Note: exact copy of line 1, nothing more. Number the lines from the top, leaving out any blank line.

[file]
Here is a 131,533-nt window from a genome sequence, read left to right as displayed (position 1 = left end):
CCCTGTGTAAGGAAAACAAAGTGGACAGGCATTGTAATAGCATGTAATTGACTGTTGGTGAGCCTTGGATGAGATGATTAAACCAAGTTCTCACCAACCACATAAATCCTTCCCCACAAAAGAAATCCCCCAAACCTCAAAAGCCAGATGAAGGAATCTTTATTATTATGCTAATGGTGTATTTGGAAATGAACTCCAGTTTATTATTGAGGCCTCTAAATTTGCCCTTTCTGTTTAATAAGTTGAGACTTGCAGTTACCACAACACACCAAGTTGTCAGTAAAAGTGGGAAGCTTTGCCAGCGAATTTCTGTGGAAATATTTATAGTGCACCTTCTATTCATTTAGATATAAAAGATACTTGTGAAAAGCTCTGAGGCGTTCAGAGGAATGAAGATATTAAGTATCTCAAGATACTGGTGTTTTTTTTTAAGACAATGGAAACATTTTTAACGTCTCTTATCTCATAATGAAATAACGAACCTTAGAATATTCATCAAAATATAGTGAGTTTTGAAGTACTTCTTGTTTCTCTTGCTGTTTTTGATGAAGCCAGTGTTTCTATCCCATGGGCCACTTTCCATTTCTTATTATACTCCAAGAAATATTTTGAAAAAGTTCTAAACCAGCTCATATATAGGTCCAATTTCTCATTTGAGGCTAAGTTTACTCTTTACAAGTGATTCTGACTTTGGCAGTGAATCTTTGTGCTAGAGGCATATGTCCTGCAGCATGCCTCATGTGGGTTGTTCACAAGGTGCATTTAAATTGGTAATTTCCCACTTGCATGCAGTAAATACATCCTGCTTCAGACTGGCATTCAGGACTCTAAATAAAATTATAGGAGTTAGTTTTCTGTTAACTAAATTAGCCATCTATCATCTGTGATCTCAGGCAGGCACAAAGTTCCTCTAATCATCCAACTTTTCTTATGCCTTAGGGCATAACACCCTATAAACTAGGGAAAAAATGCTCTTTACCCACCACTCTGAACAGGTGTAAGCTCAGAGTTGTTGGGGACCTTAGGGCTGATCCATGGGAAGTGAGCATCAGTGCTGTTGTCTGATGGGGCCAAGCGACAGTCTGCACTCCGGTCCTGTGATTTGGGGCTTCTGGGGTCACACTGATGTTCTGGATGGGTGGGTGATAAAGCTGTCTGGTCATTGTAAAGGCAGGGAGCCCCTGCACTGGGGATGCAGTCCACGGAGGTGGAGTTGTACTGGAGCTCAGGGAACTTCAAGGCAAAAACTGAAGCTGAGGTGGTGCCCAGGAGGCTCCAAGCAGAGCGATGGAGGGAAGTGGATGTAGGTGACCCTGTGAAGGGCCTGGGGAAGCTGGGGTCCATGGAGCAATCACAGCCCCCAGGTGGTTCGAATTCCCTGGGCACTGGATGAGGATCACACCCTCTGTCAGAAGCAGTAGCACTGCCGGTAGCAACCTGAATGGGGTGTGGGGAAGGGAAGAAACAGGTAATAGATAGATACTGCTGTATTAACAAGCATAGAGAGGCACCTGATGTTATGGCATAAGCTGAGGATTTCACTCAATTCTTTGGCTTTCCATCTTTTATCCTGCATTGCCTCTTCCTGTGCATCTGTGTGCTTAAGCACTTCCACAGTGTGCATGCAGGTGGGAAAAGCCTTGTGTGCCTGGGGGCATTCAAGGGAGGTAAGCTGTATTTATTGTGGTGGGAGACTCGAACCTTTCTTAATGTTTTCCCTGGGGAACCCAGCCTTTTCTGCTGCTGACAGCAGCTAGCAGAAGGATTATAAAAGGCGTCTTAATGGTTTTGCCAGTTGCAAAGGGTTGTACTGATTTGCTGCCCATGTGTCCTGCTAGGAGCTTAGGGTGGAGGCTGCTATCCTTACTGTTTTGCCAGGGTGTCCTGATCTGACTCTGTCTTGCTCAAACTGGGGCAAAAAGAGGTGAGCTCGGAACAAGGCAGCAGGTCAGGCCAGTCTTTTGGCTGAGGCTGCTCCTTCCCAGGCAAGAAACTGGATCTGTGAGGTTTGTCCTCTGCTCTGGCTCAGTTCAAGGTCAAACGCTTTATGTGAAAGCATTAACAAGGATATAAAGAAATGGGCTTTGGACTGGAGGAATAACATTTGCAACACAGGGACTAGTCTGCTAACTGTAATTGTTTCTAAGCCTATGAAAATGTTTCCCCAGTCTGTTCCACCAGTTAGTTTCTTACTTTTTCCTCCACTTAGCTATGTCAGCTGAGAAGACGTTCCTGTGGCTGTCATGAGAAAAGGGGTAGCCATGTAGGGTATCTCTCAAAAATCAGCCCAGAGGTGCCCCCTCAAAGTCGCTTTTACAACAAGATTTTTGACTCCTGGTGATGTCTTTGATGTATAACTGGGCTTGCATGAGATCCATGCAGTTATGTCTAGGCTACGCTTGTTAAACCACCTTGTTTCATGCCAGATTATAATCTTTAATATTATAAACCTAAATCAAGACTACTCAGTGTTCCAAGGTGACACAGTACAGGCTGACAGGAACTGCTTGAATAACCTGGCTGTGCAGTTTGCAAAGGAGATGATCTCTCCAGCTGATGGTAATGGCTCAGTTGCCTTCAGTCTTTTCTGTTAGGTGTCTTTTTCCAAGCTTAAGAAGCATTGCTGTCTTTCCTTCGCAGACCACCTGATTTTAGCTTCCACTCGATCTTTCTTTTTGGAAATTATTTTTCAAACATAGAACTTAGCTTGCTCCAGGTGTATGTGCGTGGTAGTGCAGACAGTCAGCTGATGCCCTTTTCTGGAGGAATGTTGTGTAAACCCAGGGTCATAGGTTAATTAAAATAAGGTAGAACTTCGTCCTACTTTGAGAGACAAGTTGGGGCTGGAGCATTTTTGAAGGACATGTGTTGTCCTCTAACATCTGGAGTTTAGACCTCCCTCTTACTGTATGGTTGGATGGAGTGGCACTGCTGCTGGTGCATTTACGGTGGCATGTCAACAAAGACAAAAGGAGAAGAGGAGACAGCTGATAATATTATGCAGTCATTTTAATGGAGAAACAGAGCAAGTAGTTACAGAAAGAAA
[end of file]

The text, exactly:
Here is a 131,533-nt window from a genome sequence, read left to right as displayed (position 1 = left end):